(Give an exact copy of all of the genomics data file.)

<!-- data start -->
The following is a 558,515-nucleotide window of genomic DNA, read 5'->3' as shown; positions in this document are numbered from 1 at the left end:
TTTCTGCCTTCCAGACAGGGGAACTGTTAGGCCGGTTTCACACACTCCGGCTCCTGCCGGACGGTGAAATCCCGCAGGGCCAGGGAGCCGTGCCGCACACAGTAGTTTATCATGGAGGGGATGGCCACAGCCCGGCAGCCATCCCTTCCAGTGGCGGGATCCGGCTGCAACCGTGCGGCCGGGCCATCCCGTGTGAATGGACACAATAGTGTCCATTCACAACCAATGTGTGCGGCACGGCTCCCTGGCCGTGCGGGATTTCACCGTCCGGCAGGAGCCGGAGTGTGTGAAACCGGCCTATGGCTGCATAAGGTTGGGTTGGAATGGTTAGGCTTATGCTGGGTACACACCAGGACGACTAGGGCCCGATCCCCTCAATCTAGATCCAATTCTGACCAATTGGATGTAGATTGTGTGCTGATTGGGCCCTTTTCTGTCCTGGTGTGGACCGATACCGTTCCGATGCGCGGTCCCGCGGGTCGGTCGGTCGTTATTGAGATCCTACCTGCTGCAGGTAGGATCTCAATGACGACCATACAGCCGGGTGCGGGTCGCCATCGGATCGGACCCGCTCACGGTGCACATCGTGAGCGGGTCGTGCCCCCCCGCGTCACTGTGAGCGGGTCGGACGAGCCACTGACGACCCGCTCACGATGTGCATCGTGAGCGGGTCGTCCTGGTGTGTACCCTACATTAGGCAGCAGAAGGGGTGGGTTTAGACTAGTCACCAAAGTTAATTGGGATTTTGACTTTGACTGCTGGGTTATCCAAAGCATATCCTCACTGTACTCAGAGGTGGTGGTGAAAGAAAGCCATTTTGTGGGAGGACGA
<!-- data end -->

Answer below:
The following is a 558,515-nucleotide window of genomic DNA, read 5'->3' as shown; positions in this document are numbered from 1 at the left end:
TTTCTGCCTTCCAGACAGGGGAACTGTTAGGCCGGTTTCACACACTCCGGCTCCTGCCGGACGGTGAAATCCCGCAGGGCCAGGGAGCCGTGCCGCACACAGTAGTTTATCATGGAGGGGATGGCCACAGCCCGGCAGCCATCCCTTCCAGTGGCGGGATCCGGCTGCAACCGTGCGGCCGGGCCATCCCGTGTGAATGGACACAATAGTGTCCATTCACAACCAATGTGTGCGGCACGGCTCCCTGGCCGTGCGGGATTTCACCGTCCGGCAGGAGCCGGAGTGTGTGAAACCGGCCTATGGCTGCATAAGGTTGGGTTGGAATGGTTAGGCTTATGCTGGGTACACACCAGGACGACTAGGGCCCGATCCCCTCAATCTAGATCCAATTCTGACCAATTGGATGTAGATTGTGTGCTGATTGGGCCCTTTTCTGTCCTGGTGTGGACCGATACCGTTCCGATGCGCGGTCCCGCGGGTCGGTCGGTCGTTATTGAGATCCTACCTGCTGCAGGTAGGATCTCAATGACGACCATACAGCCGGGTGCGGGTCGCCATCGGATCGGACCCGCTCACGGTGCACATCGTGAGCGGGTCGTGCCCCCCCGCGTCACTGTGAGCGGGTCGGACGAGCCACTGACGACCCGCTCACGATGTGCATCGTGAGCGGGTCGTCCTGGTGTGTACCCTACATTAGGCAGCAGAAGGGGTGGGTTTAGACTAGTCACCAAAGTTAATTGGGATTTTGACTTTGACTGCTGGGTTATCCAAAGCATATCCTCACTGTACTCAGAGGTGGTGGTGAAAGAAAGCCATTTTGTGGGAGGACGA